Journal of Genetic Counseling

, Volume 25, Issue 1, pp 1–5 | Cite as

2020 Vision: Genetic Counselors as Acknowledged Leaders in Integrating Genetics and Genomics into Healthcare

  • Jehannine Austin
2016 National Society of Genetic Counselors Presidential Address

My relationship with NSGC began back in 2002, when I was a student at the University of British Columbia. I was drawn to NSGC because of a true and deep belief in what we do, and getting involved seemed to be a way to advocate for ourselves and for our patients on a bigger scale. The people I saw involved in the leadership of NSGC were people who I found inspiring and saw as role models. When I paid my first NSGC (and Psychiatric SIG) membership dues, I remember feeling that I did not have anything meaningful to contribute, but I wanted to interact with and learn from the inspiring people I saw being involved so that – eventually - I could contribute too. So, taking on the role that you have entrusted me with - becoming President of our organization, is a huge and deeply meaningful honor to me. It is a privilege and responsibility, and it is something I take very seriously – especially because you have for the first time in NSGC’s history, entrusted this role to a non-American. I promise not to let you down.

In preparing to take on this role, I have been thinking about where we are currently at as an organization, and about where we want to be – I have been thinking about exactly what we are striving to achieve as an organization, what my role is in that, what I see as being the challenges that we face, and what we can all do to help move us forward. As I was thinking about this, I came across a quote from Marshall Ganz, about leadership. He says that leadership is about:

“…accepting responsibility for enabling others to achieve shared purpose in the face of uncertainty.”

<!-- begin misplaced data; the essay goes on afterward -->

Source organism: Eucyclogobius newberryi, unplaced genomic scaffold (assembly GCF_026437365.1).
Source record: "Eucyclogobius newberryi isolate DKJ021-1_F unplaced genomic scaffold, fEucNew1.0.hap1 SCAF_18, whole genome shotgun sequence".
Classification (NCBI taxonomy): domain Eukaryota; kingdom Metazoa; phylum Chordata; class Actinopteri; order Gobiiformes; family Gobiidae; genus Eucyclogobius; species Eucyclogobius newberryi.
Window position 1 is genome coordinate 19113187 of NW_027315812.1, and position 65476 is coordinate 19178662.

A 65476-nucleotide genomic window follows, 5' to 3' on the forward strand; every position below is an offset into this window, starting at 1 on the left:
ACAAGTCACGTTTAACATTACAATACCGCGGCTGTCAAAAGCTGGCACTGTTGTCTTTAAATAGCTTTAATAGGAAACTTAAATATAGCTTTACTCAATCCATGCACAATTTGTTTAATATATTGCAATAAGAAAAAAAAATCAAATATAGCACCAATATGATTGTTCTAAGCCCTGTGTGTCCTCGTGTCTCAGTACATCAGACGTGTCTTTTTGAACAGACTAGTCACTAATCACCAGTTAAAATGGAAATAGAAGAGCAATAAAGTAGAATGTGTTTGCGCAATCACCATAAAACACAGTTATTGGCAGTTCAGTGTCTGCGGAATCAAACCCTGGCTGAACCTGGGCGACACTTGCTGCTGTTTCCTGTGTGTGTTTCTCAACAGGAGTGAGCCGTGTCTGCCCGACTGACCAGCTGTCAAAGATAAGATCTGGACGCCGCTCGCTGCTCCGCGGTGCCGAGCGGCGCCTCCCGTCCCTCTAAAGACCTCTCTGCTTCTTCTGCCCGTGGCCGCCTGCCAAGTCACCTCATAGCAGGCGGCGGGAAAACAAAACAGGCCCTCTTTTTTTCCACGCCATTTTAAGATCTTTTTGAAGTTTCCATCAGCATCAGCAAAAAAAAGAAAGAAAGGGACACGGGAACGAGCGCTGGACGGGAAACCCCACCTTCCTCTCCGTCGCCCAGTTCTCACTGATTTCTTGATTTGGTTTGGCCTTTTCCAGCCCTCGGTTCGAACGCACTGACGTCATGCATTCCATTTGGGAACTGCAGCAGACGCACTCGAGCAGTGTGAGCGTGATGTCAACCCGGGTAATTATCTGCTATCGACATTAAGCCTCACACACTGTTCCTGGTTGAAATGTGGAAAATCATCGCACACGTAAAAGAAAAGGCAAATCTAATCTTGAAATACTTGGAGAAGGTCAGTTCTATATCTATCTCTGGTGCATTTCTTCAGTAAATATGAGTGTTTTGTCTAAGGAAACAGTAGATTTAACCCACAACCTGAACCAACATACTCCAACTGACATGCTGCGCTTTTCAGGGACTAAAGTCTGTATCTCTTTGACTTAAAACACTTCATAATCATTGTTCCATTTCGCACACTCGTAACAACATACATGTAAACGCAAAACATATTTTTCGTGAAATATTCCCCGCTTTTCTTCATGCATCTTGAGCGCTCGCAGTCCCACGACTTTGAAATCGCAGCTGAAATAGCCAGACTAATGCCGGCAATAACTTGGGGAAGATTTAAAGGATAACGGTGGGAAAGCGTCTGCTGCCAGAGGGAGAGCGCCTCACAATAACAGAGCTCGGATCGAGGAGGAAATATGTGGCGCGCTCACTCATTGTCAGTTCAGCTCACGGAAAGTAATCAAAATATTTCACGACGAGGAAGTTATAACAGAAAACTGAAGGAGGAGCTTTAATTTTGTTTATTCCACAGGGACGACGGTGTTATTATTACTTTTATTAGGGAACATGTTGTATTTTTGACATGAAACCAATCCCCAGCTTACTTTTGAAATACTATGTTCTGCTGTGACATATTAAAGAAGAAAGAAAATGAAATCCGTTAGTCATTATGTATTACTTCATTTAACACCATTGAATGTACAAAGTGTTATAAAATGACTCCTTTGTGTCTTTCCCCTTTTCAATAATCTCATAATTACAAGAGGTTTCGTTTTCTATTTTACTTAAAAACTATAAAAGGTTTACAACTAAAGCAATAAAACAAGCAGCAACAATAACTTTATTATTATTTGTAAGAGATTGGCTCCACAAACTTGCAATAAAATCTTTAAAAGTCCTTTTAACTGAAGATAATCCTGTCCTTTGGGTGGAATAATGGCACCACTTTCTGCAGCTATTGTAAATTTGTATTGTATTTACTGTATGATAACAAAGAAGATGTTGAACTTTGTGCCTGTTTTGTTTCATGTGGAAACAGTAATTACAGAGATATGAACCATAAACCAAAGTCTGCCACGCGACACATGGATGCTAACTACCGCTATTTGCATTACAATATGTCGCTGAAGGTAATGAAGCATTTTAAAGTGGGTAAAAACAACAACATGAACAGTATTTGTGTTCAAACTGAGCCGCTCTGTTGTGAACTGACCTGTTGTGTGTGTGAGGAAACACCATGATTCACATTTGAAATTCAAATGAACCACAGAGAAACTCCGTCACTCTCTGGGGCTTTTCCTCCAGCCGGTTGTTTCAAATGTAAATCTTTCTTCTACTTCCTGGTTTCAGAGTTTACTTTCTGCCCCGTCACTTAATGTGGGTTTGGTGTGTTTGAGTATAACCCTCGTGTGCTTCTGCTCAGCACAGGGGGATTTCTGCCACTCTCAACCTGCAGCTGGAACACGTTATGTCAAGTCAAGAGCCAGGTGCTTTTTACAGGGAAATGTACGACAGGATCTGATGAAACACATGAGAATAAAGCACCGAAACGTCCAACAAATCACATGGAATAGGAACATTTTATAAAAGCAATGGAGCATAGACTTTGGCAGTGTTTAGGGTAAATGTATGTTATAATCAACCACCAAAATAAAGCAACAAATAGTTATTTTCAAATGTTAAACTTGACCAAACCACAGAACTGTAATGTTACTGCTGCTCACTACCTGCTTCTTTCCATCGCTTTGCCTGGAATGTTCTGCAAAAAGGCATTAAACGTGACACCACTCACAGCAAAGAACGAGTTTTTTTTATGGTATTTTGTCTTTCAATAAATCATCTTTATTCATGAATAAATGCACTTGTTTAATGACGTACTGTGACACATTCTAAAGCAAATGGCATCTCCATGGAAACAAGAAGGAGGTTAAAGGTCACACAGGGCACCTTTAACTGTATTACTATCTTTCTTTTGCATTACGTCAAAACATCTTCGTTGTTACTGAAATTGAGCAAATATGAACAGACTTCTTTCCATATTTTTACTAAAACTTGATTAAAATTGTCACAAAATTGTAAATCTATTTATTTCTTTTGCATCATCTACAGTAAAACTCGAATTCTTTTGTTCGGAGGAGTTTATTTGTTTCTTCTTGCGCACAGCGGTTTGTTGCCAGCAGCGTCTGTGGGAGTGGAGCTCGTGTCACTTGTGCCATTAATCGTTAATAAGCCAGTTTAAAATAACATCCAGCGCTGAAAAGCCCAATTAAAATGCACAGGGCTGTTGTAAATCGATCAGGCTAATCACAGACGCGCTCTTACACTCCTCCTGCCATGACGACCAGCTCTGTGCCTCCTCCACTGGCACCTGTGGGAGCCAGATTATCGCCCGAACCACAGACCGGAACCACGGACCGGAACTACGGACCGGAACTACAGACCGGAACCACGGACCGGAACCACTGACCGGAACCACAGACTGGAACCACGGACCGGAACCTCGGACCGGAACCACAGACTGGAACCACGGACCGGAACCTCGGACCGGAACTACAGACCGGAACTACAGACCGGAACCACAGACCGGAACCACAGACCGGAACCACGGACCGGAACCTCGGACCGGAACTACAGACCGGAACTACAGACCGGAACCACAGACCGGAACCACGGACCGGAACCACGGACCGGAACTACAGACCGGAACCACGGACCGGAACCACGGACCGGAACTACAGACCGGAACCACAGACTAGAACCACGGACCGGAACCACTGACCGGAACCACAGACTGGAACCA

This quote does not just talk about my role as president, the “shared purpose” concept also describes what I see as our collective role as an organization, and the “in the face of uncertainty” part accurately describes the environment we operate within. But, I’d like to talk with you about the “shared purpose” first.

My experience has revealed that sharing (which, to me, implies connecting) and purpose are deeply important – both lead to feelings of satisfaction. And satisfaction is a key issue for us. For years, the Professional Status Survey (PSS) has shown that overall, genetic counselors love their jobs. But, satisfaction consistently emerges as the area that receives the lowest ratings on the survey.

I propose that we can collectively achieve deeper levels of professional satisfaction by consciously working towards a meaningful shared purpose together. Beyond my own experience, there is even some evidence to support this; the PSS shows that the more professional activities members are engaged in, the more satisfied they are. Sure, as a researcher, I have to acknowledge that there are other ways of interpreting these data, but I like the interpretation I shared with you best!

Defining our Shared Purpose

Our shared purpose as an organization must involve realizing our vision and achieving our mission:

Vision: Integrating genetics and genomics to improve health for all.

Mission: to advance the various roles of genetic counselors in health care by fostering education, research, and public policy to ensure the availability of quality genetic services.